Tendons are vital structures that connect muscle to bone to help facilitate movement, but like any soft tissue, overuse can lead to injury. When overuse leads to irritation or inflammation in the tendon, you may suffer from symptoms of tendonitis. Tendonitis is a common soft tissue injury whose symptoms can range from mildly irritating to functionally debilitating, and the condition causes 70,000 people to miss work each year. We explain how physical therapy can help treat tendonitis and prevent its return in this blog.
Where Does Tendonitis Develop?
You have tendons all over your body, so it stands to reason that tendonitis can develop in a number of different areas. While the condition can affect any tendon, it’s most common in parts of your body that are prone to repetitive motion and overuse. For these reasons, the most common areas that are affected by tendonitis are:
It is possible that tendonitis can develop as a result of an acute injury, more often than not it is caused by repetitive strain and overuse. Of the areas listed above, we commonly treat recreational golfers and tennis players for elbow tendonitis, swimmers and baseball players for shoulder tendonitis, runners for knee, hip and ankle injuries, and office workers and gamers for thumb tendonitis. Manual laborers who partake in repetitive actions that strain any of the above areas are also susceptible to tendonitis. Needless to say, the condition can affect a wide variety of patients.
Symptoms of tendonitis can vary a little based on the location, but common symptoms include pain, pain with movement, tenderness, swelling and generalized weakness in the area.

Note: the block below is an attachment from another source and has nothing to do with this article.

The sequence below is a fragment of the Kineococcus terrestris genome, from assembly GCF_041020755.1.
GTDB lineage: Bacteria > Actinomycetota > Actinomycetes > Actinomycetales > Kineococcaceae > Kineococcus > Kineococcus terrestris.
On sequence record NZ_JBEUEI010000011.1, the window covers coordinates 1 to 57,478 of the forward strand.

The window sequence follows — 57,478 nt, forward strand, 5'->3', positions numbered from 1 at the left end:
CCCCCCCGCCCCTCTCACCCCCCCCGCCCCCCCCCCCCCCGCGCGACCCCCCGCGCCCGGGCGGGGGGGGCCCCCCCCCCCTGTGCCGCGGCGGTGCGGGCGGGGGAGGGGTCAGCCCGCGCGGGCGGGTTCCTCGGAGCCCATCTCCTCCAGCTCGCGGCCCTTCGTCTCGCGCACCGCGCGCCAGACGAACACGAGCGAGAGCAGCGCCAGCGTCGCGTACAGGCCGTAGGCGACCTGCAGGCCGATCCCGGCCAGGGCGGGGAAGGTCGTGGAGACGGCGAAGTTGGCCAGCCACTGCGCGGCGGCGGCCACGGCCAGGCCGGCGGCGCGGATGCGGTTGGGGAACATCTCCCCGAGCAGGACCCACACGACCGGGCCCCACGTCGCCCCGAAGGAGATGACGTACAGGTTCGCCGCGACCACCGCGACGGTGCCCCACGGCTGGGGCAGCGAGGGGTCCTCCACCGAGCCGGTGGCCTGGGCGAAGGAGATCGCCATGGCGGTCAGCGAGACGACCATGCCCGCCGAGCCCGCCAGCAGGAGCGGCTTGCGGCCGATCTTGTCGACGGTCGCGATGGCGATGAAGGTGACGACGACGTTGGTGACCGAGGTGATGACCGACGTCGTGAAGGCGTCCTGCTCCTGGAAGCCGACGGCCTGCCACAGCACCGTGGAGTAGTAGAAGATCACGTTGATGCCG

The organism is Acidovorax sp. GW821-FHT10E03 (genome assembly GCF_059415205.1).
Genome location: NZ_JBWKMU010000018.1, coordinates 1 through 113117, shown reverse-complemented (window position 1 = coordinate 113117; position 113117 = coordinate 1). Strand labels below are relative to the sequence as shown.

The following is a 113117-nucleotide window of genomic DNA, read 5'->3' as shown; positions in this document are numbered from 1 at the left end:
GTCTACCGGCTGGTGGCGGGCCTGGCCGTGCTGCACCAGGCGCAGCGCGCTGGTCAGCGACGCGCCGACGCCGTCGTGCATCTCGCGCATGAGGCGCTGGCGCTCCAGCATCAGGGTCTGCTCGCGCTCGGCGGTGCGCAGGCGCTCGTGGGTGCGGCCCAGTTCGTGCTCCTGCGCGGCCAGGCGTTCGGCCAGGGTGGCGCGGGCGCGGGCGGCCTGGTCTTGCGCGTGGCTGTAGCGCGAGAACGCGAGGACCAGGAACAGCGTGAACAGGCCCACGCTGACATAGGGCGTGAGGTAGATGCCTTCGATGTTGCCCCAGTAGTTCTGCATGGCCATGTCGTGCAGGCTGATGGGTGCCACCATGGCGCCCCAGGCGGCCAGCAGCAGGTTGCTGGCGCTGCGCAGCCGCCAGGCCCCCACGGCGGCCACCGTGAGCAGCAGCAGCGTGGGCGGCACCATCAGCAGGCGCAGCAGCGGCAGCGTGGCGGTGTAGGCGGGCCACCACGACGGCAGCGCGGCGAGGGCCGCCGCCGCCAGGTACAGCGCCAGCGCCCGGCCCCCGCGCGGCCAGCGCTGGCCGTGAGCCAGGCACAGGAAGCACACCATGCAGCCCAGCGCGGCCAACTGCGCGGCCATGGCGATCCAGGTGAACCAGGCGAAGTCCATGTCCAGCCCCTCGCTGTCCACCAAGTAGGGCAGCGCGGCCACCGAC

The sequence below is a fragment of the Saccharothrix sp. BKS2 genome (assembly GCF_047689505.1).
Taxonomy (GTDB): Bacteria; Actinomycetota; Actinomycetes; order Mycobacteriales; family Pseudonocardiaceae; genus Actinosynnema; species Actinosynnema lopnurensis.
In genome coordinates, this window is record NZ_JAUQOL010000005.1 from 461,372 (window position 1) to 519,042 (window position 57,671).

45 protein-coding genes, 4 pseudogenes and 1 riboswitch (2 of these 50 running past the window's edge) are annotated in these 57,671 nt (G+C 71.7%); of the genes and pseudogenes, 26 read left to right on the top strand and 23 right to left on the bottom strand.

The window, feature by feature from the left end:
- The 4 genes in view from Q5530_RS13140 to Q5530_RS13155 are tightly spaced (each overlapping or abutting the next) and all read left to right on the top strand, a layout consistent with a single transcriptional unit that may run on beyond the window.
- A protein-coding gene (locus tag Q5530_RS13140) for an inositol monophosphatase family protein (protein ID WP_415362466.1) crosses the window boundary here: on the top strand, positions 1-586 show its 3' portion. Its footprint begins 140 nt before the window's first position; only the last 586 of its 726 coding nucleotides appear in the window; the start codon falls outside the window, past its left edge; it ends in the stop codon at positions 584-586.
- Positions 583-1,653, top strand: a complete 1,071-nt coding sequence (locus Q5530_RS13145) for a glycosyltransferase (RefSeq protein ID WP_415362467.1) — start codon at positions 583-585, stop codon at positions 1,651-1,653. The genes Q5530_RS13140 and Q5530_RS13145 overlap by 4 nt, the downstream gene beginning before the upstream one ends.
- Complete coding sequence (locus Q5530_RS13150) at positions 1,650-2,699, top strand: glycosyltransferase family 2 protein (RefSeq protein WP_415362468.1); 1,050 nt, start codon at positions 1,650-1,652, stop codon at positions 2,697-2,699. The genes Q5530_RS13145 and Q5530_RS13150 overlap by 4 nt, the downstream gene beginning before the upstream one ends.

Treating Tendonitis With Physical Therapy
Like a number of soft tissue conditions, tendonitis responds well to conservative care and rest. For more mild cases, patients may be able to calm symptoms by practicing RICE, which stands for Rest, Ice, Compression and Elevation. Rest and ice tend to help calm inflammation, while compression and elevation can help to reduce swelling and improve joint mobility. However, once symptoms resolve, it’s important to change your daily habits or work to strengthen the affected area so you don’t have a recurrence of tendonitis.
For more moderate or severe cases, or for those that return after treating them with RICE, physical therapy can be the perfect option. Physical therapy helps by strengthening the tendon and the nearby soft tissues that help to disperse stress in the area. Aside from strengthening the tendon, physical therapists can also perform some manual therapy exercises to help improve functional ability and flexibility in the affected area.
Physical therapists can also make all the difference for patients suffering from tendonitis because of the level of patient education they can provide. A patient may understand that their golf game or running habits are contributing to their tendonitis, but they may not realize that issues with their form could be exacerbating the problem. We have ways of analyzing your form to spot functional deficits and biomechanical issues that could be putting undue stress on your tendon and causing tendonitis to develop. By explaining how forces affect the tendon and what you can do to alter your form, we can help patients cure their tendonitis and prevent recurrences in as little as one appointment.